5 things to consider before retiring abroad

Contributed by Cigna Global, 06 February, 2017

Whether your move abroad is spurred on by family reasons, the lure of a warmer climate – or simply the opportunity of experiencing a change of pace in a new culture, preparing for retirement abroad can certainly be exciting. At the same time, it raises lots of things to think about, – especially when it comes to ensuring your health, happiness and financial security.

International health insurance experts, Cigna Global know a thing or two about the challenges faced by retirees when moving to foreign shores. Here, Cigna takes a closer look at the areas retirees should focus on before the big move.

Income: will you have the standard of living you desire?

Firstly, there are the essentials to consider: food, utilities, property costs, transport, healthcare costs, and local taxes. Beyond this, you will also want to factor in an element of 'discretionary spending' – i.e. money to cover those little luxuries that you've been looking forward to as part of retirement, such as entertaining friends, excursions, and perhaps even a new hobby.

So is the lifestyle you desire going to be achievable in the location you are considering? Research is the only way to find out. As a starting point, it's a good idea to draw up a list of the areas you envisage spending money on in a typical week or month, before finding out what your typical spend is likely to be in each of those areas (based on prices in your destination county).

Next, it's a matter of determining whether your income is going to be sufficient to meet your likely requirements. Bear in mind that if your retirement income derives from investments in one country and you are based in another, changes in the currency exchange rate means that your spending power can fluctuate significantly. Seek specialist independent financial advice well in advance of your move to ensure your financial portfolio is suited to your plans.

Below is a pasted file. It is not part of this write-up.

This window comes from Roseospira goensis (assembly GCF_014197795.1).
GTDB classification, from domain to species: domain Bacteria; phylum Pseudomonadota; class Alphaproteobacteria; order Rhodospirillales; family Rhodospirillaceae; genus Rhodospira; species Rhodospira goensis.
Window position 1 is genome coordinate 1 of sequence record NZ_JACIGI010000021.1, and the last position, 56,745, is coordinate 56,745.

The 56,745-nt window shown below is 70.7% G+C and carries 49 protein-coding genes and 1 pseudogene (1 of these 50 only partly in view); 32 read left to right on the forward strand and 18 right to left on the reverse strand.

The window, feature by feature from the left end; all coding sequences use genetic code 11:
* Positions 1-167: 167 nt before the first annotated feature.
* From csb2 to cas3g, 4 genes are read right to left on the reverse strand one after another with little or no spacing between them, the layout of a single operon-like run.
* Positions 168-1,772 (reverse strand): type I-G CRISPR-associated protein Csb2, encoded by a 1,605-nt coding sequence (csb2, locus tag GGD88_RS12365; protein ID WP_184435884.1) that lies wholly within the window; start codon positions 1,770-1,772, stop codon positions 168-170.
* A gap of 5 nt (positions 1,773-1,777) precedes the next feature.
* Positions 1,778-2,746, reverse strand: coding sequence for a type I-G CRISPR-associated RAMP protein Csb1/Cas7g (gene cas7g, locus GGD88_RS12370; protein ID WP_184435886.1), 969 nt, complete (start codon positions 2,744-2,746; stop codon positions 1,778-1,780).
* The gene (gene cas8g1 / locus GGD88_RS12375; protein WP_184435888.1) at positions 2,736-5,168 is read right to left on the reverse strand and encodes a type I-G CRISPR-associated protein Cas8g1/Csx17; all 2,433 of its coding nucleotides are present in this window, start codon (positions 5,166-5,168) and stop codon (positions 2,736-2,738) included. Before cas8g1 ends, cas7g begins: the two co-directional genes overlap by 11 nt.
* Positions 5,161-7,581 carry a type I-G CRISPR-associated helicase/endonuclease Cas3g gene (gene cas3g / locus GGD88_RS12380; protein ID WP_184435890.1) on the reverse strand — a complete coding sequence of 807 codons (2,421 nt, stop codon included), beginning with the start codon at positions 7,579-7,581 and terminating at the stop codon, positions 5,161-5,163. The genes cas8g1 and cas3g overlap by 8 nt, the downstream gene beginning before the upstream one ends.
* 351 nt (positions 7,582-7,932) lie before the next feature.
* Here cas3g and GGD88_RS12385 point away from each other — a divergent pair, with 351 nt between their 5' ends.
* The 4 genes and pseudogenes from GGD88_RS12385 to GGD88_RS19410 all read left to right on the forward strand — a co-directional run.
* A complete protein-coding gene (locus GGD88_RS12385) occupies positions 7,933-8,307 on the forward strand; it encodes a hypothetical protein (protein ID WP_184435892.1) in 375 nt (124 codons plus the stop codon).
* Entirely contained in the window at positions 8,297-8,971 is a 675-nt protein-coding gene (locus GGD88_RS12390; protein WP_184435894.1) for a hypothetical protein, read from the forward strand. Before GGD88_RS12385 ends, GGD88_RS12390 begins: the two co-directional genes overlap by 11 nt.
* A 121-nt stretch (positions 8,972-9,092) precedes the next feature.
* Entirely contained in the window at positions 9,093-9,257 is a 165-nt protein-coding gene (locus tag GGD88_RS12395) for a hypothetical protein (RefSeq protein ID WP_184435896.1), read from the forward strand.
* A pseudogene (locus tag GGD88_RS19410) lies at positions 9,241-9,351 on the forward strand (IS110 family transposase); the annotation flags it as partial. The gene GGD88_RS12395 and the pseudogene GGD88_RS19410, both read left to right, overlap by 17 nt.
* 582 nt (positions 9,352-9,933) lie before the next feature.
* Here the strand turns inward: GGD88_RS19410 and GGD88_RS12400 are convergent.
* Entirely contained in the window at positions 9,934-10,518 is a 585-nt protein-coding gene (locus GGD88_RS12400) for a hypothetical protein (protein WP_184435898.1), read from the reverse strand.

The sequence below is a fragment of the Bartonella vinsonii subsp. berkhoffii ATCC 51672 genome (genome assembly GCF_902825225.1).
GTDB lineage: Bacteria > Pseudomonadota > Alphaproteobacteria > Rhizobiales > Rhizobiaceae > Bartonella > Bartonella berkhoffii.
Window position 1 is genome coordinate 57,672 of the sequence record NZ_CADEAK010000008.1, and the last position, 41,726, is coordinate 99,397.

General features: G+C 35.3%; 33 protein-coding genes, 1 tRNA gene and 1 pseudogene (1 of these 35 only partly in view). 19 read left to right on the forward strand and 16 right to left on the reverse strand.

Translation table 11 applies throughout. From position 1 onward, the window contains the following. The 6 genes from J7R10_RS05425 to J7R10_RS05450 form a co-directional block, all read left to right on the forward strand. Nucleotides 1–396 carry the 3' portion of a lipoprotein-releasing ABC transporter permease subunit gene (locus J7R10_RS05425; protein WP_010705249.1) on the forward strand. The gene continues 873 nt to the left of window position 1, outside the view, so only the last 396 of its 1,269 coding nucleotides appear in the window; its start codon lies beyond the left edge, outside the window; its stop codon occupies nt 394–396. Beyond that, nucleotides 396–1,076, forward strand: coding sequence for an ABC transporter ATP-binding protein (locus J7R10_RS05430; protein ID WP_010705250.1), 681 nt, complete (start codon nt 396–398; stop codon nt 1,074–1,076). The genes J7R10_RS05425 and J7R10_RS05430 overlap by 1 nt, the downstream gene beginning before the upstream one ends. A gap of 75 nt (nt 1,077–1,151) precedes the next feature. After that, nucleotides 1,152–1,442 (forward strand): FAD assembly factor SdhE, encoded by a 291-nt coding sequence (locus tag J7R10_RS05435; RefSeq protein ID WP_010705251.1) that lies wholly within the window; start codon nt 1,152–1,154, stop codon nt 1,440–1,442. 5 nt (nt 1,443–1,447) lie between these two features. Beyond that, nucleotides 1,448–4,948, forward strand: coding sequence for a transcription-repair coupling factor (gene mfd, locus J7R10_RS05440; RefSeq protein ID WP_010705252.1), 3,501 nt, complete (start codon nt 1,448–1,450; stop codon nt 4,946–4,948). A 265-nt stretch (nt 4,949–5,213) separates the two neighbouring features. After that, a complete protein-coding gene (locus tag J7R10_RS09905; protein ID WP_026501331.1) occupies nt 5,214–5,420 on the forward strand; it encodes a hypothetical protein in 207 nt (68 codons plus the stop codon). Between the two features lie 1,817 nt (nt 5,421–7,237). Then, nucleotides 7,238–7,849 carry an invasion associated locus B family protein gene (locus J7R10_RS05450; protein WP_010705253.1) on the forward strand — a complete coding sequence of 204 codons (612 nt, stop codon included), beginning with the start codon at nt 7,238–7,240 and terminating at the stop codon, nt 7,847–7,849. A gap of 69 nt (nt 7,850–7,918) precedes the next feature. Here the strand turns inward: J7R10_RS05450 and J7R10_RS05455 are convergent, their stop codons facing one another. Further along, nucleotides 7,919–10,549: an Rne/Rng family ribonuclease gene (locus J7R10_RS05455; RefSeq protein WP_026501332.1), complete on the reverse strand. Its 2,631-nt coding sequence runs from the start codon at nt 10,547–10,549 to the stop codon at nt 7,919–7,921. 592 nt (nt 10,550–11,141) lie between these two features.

Property: how easy is it to access the market?

Browsing the internet for property listings can give you a broad idea of the market – but in terms of matters to look at before you buy – it's just the beginning. Independent advice is recommended, especially when it comes to understanding the costs and liabilities that come with property ownership in your chosen country.

Property markets around the world vary significantly in terms of ease of access for buyers from abroad. You might find, for instance, that as a recent arrival, you are faced with a stamp duty surcharge, or perhaps a process of approval to go through before making the purchase. It's also vital to look at the implications of local inheritance laws both in terms of tax planning and in passing on the proceeds of the property sale to your loved ones.

Language: the value of getting a head start

Even if you intend to be based in a well-established expat community, a working knowledge of the language can make life so much easier, whether you are filling in a form for a rail pass or trying to arrange an appointment with the GP.

Diving in at the deep end and getting involved in day-to-day interactions is usually the most effective way to grasp a new language. At the same time though, it's worth doing what you can to get a head start before you get there. Language classes are often the best way forward – not least because they often give you the ability to tailor your learning to your specific needs.

Building a support network: start before you get there

For many, the presence of a well-established expat community is precisely what draws retirees to a particular location. Of course, not everyone who moves abroad intends to be part of such a community – but, at the very least, it can be useful to have that network there if you need it.

It's certainly worth finding out what to expect before you get there. For instance, are there any online resident forums for the location you are considering? As well as helping to give you a 'feel' for what the community is like, these can also help you with your wider research, such as the price of groceries and what to expect in terms of entertainment options.

Healthcare: ensure you are protected with IPMI

The quality of healthcare provision available tends to be one of the deciding factors when weighing up the pros and cons of different retirement options. But even if a particular country enjoys the reputation of having a strong public healthcare system, this doesn't necessarily mean that all your needs are going to be met automatically.

Within a country, the quality of provision can often vary, depending on where you happen to be based – and the same applies to waiting times. Making sense of the rules can be tough, too – especially if there's a language barrier.

This isn't an area where you can afford to take chances, which helps to explain why so many retirees find the reassurance and practical help they are looking for through International Private Medical Insurance (IPMI). The flexible nature of the cover available from Cigna Global means that it's ideal for covering the gaps in existing coverage – especially in areas such as repatriation in the event of incapacity and coverage for pre-existing conditions.

To find out more about the benefits of IPMI and for a quote, visit Cigna Global today.

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